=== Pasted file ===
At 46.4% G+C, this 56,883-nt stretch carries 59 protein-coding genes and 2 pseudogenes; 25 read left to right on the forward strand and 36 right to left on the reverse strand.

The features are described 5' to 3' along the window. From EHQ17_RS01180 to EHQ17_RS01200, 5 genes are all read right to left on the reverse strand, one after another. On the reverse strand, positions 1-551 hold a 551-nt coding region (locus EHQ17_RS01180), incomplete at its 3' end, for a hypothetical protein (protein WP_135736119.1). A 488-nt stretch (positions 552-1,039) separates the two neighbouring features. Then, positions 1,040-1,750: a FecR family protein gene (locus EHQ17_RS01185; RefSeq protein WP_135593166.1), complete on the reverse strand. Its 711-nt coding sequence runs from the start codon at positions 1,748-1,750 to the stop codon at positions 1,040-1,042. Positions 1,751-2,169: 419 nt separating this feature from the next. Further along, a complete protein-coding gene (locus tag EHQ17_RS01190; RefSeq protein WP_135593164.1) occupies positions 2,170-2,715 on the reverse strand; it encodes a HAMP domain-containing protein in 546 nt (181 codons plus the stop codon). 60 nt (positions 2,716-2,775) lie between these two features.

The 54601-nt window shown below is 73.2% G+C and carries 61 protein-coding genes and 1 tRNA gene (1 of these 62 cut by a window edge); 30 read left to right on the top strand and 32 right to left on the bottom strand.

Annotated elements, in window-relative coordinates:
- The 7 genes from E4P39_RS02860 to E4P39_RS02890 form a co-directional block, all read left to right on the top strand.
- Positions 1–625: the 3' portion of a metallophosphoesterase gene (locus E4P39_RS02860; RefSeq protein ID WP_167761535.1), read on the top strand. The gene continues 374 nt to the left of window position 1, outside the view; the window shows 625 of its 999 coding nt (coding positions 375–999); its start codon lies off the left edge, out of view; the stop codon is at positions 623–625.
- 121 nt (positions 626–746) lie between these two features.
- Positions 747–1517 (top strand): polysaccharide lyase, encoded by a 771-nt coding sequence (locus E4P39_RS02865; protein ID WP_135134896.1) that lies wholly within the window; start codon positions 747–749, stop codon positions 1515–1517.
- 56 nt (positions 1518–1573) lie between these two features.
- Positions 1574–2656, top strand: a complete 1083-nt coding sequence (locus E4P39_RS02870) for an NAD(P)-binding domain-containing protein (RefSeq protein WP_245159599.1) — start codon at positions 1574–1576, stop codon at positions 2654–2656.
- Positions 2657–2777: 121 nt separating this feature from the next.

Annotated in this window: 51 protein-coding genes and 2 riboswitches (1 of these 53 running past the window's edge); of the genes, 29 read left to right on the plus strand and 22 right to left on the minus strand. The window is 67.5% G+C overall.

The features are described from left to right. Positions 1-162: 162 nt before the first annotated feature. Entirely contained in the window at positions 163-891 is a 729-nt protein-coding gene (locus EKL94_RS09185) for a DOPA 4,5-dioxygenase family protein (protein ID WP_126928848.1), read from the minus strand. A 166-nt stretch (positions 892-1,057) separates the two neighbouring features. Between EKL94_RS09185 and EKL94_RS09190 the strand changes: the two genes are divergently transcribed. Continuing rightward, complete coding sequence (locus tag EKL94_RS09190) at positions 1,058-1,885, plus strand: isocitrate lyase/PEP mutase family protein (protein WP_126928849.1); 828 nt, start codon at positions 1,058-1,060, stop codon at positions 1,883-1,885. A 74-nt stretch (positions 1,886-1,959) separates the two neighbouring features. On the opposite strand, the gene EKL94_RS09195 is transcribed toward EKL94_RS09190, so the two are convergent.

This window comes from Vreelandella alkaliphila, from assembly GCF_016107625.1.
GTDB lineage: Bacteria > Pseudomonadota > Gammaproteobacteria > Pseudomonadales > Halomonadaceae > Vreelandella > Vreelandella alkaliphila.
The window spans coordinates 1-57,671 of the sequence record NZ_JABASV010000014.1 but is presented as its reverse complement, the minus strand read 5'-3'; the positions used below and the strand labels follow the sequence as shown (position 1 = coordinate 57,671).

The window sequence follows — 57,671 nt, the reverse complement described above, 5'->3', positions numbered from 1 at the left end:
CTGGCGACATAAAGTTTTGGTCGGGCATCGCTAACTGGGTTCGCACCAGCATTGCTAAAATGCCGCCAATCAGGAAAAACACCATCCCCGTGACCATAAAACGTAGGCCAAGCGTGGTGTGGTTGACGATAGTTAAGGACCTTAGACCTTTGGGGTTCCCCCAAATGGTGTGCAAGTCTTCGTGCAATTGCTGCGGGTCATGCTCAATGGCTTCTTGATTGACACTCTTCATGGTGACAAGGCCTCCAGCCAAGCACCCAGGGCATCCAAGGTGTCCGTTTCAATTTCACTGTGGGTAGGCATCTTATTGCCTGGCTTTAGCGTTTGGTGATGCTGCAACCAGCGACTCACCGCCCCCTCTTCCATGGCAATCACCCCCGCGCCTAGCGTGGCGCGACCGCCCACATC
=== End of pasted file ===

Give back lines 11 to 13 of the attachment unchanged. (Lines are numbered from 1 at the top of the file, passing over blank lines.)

- Positions 2657–2777: 121 nt separating this feature from the next.

Annotated in this window: 51 protein-coding genes and 2 riboswitches (1 of these 53 running past the window's edge); of the genes, 29 read left to right on the plus strand and 22 right to left on the minus strand. The window is 67.5% G+C overall.

The features are described from left to right. Positions 1-162: 162 nt before the first annotated feature. Entirely contained in the window at positions 163-891 is a 729-nt protein-coding gene (locus EKL94_RS09185) for a DOPA 4,5-dioxygenase family protein (protein ID WP_126928848.1), read from the minus strand. A 166-nt stretch (positions 892-1,057) separates the two neighbouring features. Between EKL94_RS09185 and EKL94_RS09190 the strand changes: the two genes are divergently transcribed. Continuing rightward, complete coding sequence (locus tag EKL94_RS09190) at positions 1,058-1,885, plus strand: isocitrate lyase/PEP mutase family protein (protein WP_126928849.1); 828 nt, start codon at positions 1,058-1,060, stop codon at positions 1,883-1,885. A 74-nt stretch (positions 1,886-1,959) separates the two neighbouring features. On the opposite strand, the gene EKL94_RS09195 is transcribed toward EKL94_RS09190, so the two are convergent.